After a night being spent going to the airport, taking a very early flight from Khartoum to Nairobi (3.45am!!!) and enjoying a glass of wine or two actually (I missed wine while in Sudan) and having no sleep at all, straight after the landing in the airport I was picked up for going to the Masai Mara safari tour. Needless to say, I felt very very tired, but even the journey to the Masai Mara national park, which took us about 5 hours, managed to keep me awake as it was so interesting to see a different face of Kenya with little villages on our way, beautiful landscapes and local people.
We were a group of 6 people of which three were working for the World Bank. Huhh.. For those who know what I think about the ‘(un)holy trinity’ – WB, IMF and WTO, will easily guess what I could have felt, but well, to look at it from the positive side – luckily, those were not IMF guys. J But, already in the first 20 minutes of our conversation we managed to get into a quite passionate discussion about politics and international development which had to be cut off in order to avoid getting into an argument and spoil the beautiful day. Later on when having a dinner with some more wine in our camp we actually could reach an agreement on hypocrisy, double standards and unfairness which is widely practiced by these organizations. Moreover, we even ended up praising Chavez for his strong political beliefs and progress which is achieved in South America through socialist policies.
What is typical among the touristic places here in Kenya is to offer Western rather than local food as if trying to comfort us as much as possible. However, we felt that spaghetti with Bolognese sauce is not really what we would expect to have in safari camp in Kenya. Moreover, when a Canadian tourist asked in the breakfast if they had a peanut butter, I was really shocked to hear that yes, they did. Isn’t that bazaar?
The same Canadian girl, probably about 25 years old, was visiting Africa, the same like me, for the very first time and admitted how big culture shock she felt by being here. She seemed to be over-romantizing Africa thus creating this great distance between her expectations, illusions and reality. After this tour she will be going to climb up the Kilimanjaro (!). She has not been training for it and has not been climbing before but thinks she can do it and it will boost her confidence. We all wished her best of luck but deep inside I felt a bit worried about her. She might be a bit too naive for this challenge, especially as she is planning to do it completely alone… Many people at some point in their lives do such things..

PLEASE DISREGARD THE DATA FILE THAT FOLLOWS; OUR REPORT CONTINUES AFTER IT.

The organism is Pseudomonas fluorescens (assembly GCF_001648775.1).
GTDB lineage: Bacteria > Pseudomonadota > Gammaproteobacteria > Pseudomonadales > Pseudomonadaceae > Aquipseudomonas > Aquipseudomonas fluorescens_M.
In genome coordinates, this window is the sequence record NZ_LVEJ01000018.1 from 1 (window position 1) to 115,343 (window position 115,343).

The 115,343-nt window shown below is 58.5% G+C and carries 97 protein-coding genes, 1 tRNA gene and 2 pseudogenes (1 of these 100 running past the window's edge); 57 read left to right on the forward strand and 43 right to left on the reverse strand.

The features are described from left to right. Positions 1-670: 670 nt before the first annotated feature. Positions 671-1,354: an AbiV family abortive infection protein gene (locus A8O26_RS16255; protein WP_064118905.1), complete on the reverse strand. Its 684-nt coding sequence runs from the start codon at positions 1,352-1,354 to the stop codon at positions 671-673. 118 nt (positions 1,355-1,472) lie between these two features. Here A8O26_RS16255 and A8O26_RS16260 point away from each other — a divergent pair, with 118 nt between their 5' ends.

While travelling you are asked hundreds of times from where you are from and who you are. Here in Africa I started to use a reference to London and UK more often than usually as I realized that Latvia is not known to many people. They would not be able to guess the continent. With one of the WB guys who was originally from Kazakhstan we were discussing this identity issue and to my surprise he was completely lost who he is. As he is ethnically actually Ukrainian, being raised in Ukraine but in a Russian culture and now living in Kazakhstan, he could not answer really who he is. Russian? Ukrainian? Kazak? This then automatically reminded me of our old and sensitive problem of non-citizens and massive Russian speaking population in Latvia, who are direct victims of Soviet poli-technologies and are not able to sort out their identity crisis.
During this three day safari trip we had an afternoon game ride (this is how they call rides in the park to see animals) on the first day, then a 10 hours long ride in the second day with a lunch under the acacia tree and with an astonishing landscape in front of us, a visit to Masai village in the evening and then one more early morning game ride (6:15 – 8:30) on the third day before breakfast and return to Nairobi. All these rides were simply fantastic. We saw many buffalos, giraffes, zebras, lions, elephants, topi, impalas, gazelles, Secretary birds, tiger, chita, monkeys, hippos, lizards, crocodiles, baboons, jackals, antelopes, etc. Safari was awakening our internal primitive hunter’s instincts and we really became very enthusiastic about trying to notice new animals or birds. The difference is that instead of guns we have photo cameras and shoot as many photos as possible. After these three days I have about 1000 photos with animals and this magnificent nature.
This park of complete wildlife made me feel like you can’t get closer to nature than this. Yes, we were not allowed (well, with very few exceptions) to get out of the car because it might be really dangerous. Though animals understand that there are people in the cars, they do not attack cars, but they would attack people if they would be just standing in front of them. But, despite that, it anyway felt that the wild nature was all around us. So called Paradise plains were breathtaking. Infinite beauty and freedom.